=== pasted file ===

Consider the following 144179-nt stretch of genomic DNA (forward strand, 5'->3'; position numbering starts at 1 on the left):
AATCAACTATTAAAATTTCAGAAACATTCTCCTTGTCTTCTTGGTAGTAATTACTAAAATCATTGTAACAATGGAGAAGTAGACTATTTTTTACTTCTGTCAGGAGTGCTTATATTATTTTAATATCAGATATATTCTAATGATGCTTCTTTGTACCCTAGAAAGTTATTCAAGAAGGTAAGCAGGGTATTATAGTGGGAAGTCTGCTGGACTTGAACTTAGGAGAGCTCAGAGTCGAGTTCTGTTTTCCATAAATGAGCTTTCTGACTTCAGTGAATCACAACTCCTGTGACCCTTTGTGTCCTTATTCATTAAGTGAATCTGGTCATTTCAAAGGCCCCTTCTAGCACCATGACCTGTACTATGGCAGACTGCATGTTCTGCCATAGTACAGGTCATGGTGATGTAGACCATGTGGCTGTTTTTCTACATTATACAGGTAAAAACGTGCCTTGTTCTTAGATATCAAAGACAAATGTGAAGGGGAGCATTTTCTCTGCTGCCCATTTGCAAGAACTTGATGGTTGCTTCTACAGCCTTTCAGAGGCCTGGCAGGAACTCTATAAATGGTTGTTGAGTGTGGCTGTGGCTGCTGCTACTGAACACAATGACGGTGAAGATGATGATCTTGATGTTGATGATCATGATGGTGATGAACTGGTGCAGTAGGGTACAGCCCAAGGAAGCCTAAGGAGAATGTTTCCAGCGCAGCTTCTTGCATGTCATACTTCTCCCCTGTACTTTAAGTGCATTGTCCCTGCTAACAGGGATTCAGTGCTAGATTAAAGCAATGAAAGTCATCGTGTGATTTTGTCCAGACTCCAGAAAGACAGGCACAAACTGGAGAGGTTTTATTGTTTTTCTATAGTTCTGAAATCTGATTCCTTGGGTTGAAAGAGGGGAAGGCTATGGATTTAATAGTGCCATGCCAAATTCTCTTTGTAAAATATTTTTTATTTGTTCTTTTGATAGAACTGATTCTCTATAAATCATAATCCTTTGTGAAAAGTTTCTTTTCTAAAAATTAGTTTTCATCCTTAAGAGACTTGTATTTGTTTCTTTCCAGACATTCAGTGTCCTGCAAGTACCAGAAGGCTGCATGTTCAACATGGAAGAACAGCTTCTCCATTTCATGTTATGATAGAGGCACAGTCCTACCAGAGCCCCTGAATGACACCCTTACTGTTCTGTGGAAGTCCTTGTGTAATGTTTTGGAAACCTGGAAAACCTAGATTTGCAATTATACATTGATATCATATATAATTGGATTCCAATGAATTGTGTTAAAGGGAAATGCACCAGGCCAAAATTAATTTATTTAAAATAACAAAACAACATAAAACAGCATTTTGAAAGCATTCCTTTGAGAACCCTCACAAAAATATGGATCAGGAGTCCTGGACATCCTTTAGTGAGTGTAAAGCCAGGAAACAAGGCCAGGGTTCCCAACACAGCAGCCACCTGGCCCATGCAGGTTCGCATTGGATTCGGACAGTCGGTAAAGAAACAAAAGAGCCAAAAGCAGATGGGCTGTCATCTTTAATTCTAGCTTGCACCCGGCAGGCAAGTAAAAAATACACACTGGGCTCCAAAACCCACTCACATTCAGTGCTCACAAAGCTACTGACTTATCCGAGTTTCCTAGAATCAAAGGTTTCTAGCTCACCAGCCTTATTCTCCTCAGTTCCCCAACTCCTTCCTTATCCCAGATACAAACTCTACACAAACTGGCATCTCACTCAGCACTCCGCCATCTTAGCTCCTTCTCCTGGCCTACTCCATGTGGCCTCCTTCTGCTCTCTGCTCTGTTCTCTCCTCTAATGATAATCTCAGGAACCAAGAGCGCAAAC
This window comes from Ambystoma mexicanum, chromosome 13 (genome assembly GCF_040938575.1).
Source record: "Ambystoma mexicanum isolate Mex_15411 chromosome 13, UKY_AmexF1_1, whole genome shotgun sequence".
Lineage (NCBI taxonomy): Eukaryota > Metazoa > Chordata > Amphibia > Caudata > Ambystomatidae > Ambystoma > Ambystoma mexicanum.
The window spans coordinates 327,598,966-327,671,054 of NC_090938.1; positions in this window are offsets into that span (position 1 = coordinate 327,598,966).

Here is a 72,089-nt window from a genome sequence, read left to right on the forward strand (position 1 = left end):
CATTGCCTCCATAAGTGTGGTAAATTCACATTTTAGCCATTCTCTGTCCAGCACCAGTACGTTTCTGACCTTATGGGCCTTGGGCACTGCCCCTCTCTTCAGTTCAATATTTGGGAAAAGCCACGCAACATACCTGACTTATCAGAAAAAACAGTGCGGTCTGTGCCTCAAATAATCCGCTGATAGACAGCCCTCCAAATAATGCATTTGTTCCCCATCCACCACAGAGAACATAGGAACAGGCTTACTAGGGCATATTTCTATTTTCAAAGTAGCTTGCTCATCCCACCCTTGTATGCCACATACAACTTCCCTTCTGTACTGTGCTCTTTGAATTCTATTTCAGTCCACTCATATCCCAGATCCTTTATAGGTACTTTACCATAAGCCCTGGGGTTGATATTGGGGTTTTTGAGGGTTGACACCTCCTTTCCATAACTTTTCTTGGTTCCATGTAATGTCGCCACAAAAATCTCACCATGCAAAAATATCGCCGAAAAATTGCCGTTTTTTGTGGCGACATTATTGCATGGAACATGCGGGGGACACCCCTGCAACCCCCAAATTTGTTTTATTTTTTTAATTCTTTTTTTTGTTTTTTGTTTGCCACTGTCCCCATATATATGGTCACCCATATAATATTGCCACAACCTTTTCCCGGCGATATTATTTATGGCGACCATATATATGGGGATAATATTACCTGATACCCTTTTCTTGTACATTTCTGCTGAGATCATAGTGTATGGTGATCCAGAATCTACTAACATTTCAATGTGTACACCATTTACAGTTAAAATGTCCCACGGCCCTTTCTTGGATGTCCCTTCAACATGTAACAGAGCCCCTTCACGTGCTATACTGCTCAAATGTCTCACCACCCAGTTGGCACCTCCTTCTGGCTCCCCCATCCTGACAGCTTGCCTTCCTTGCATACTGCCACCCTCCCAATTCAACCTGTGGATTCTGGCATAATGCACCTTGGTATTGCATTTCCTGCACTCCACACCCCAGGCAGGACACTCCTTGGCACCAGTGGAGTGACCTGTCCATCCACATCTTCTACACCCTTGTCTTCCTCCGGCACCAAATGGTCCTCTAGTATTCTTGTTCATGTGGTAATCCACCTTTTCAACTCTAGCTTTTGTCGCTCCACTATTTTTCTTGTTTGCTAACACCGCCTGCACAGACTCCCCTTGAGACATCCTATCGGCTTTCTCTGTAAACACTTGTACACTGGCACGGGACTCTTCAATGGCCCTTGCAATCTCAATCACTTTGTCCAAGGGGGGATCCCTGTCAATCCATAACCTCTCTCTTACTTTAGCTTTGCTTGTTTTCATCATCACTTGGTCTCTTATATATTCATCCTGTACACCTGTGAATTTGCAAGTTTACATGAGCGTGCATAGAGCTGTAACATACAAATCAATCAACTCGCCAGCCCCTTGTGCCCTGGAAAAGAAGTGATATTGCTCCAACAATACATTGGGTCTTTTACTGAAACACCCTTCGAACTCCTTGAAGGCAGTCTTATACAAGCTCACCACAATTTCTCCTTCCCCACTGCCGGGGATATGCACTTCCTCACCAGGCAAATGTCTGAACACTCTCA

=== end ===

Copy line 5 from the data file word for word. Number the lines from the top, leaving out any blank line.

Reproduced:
Lineage (NCBI taxonomy): Eukaryota > Metazoa > Chordata > Amphibia > Caudata > Ambystomatidae > Ambystoma > Ambystoma mexicanum.